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Judge plans speedy ruling on Catholic groups' lawsuit over health care mandate

In this photo from May 2012, Bishop David A. Zubik of the Diocese of Pittsburgh announces a lawsuit in opposition to the federal mandate regarding birth control. File photo

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Thursday, Oct. 24, 2013, 1:27 p.m.
 

Anticipating an appeal, a federal judge said Thursday he hopes to rule by December on whether to enjoin the government from enforcing a health care mandate on Roman Catholic entities in Pittsburgh and Erie.

The Affordable Care Act mandate takes effect Jan. 1, so the 3rd U.S. Circuit Court of Appeals would need time to decide what to do with any appeal, said U.S. District Judge Arthur Schwab.

He held a hearing on Thursday to go over the background of the regulation that led the Pittsburgh and Erie dioceses, and their charitable organizations to file the lawsuit.

Brad Humphreys, the Justice Department trial lawyer representing the government, said the administration's position is that there's no need to delay implementation of the regulation while religious groups challenge the mandate in at least a dozen cases nationwide.

“The government's position is that the regulations are valid,” he said.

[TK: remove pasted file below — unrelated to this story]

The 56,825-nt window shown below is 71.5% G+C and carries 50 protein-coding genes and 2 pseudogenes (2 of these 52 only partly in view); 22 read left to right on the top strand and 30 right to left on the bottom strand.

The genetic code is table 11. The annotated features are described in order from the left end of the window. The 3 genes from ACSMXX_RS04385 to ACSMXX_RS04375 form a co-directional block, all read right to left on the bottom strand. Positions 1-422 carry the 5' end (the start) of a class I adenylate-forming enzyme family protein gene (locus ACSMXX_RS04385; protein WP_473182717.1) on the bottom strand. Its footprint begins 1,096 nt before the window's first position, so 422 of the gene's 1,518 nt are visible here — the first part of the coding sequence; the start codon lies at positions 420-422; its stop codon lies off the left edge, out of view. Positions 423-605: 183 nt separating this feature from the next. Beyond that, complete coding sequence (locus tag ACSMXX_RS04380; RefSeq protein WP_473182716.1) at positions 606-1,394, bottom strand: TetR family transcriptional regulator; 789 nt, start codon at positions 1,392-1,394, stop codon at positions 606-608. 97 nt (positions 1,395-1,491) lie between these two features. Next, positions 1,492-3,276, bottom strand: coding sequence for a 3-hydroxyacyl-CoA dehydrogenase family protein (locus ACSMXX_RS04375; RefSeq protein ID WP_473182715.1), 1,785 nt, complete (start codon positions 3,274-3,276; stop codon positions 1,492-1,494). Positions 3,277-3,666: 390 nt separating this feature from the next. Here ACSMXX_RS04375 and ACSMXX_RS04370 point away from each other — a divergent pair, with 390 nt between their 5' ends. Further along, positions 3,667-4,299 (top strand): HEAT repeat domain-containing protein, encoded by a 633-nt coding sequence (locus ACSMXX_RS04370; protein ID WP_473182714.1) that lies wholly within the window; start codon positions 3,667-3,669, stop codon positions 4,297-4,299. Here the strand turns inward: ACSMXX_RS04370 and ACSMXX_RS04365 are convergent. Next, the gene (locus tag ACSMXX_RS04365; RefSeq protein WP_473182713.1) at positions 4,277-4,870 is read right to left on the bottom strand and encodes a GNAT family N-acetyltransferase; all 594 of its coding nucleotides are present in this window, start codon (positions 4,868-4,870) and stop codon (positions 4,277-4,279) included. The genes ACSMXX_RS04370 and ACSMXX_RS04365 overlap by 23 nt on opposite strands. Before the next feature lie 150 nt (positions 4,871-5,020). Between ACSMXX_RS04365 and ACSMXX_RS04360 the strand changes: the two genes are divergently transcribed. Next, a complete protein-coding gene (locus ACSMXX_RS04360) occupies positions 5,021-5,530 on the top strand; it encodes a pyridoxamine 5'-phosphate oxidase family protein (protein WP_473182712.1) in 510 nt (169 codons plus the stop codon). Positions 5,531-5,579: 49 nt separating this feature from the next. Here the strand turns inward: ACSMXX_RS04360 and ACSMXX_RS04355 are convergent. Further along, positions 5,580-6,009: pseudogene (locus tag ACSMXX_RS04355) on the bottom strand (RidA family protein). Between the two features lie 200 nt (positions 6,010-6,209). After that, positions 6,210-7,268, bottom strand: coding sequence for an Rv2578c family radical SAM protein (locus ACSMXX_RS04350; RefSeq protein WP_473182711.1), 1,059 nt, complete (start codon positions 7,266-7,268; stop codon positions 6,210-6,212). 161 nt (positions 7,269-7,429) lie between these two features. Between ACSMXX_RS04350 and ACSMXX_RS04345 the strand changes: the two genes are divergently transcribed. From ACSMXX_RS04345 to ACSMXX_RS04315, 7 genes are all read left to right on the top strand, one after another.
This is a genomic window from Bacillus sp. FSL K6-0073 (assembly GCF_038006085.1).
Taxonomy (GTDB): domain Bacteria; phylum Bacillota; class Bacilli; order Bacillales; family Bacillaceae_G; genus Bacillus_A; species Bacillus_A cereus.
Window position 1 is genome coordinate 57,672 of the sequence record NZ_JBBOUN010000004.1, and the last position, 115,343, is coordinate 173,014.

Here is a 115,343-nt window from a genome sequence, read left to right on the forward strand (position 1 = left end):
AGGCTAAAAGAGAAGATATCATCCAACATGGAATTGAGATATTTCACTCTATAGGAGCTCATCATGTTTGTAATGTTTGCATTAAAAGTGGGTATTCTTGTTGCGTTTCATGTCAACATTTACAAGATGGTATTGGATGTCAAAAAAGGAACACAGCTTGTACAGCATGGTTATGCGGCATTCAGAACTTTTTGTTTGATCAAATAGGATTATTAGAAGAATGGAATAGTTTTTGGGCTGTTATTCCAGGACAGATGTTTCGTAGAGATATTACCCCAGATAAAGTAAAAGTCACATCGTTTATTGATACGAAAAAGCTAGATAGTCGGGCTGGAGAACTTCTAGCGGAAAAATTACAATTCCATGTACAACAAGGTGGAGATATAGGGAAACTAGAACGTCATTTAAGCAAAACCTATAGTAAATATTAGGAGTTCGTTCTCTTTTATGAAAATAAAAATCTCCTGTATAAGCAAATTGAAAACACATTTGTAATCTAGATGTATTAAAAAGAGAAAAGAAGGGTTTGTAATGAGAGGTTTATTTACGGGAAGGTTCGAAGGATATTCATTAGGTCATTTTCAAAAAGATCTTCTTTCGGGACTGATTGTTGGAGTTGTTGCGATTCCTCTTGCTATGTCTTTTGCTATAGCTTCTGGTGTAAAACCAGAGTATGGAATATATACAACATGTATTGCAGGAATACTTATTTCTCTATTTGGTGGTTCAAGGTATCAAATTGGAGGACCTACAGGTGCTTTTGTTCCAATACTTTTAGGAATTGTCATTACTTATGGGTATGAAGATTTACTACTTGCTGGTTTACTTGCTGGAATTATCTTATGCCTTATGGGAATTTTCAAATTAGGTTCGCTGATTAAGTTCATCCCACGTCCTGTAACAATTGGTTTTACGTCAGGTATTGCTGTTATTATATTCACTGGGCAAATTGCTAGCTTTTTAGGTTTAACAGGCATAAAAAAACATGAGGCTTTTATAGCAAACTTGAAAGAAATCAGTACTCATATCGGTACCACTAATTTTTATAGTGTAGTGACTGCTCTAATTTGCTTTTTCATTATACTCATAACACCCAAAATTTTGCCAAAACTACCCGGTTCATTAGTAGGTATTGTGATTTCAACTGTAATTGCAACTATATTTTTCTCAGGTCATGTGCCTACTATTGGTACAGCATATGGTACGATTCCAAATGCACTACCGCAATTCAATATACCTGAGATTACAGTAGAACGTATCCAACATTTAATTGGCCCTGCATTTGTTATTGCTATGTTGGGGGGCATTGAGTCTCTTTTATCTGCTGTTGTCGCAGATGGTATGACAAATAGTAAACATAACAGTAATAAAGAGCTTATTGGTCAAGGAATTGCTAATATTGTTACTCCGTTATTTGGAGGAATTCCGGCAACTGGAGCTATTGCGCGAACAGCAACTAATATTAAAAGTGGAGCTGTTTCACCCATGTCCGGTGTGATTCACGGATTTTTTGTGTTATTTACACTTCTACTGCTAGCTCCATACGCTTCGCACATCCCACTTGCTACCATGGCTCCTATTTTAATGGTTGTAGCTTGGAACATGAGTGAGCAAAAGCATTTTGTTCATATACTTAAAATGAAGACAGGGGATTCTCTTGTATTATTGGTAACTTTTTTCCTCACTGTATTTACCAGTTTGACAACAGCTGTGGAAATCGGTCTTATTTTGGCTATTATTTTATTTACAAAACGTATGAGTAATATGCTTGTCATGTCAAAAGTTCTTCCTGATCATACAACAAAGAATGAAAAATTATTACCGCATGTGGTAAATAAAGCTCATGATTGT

Paul Pohl, the lawyer representing both dioceses, said one of their main objections is the government's arbitrary distinction between the Pittsburgh Diocese, for example, and the Catholic Charities of the Pittsburgh Diocese.

The diocese would be exempt from a mandate that it provide employees with coverage for contraceptives, abortifacients, sterilizations and related counseling services, but the charitable organization would not.

The regulation would allow Catholic Charities to certify that it objects to providing such services so that it wouldn't have to provide direct coverage, but a third-party administrator such as Highmark or UPMC Health Plan could.

The organization still would be “facilitating evil,” he said. While the regulation says that the third-party administrator would provide coverage without cost to Catholic Charities, that's a sham, he added.

“There's nothing free,” Pohl said. “Particularly in the field of health care.”

Schwab scheduled a hearing for Nov. 12 on the dioceses' motions for preliminary injunctions. Meanwhile, he ordered lawyers for both sides to produce agreements concerning the facts underlying the case.

Since one of the main criteria for granting an injunction is to prevent irreparable harm to the plaintiffs, Schwab asked them to provide him a description of what would happen to organizations such as Catholic Charities if they refuse to provide coverage and refuse to sign the certification document that would have a third party provide the coverage.

“What are the consequences to somebody who has a sincere belief and won't do either?” the judge asked.

Brian Bowling is a staff writer for Trib Total Media. He can be reached at 412-325-4301 or bbowling@tribweb.com.

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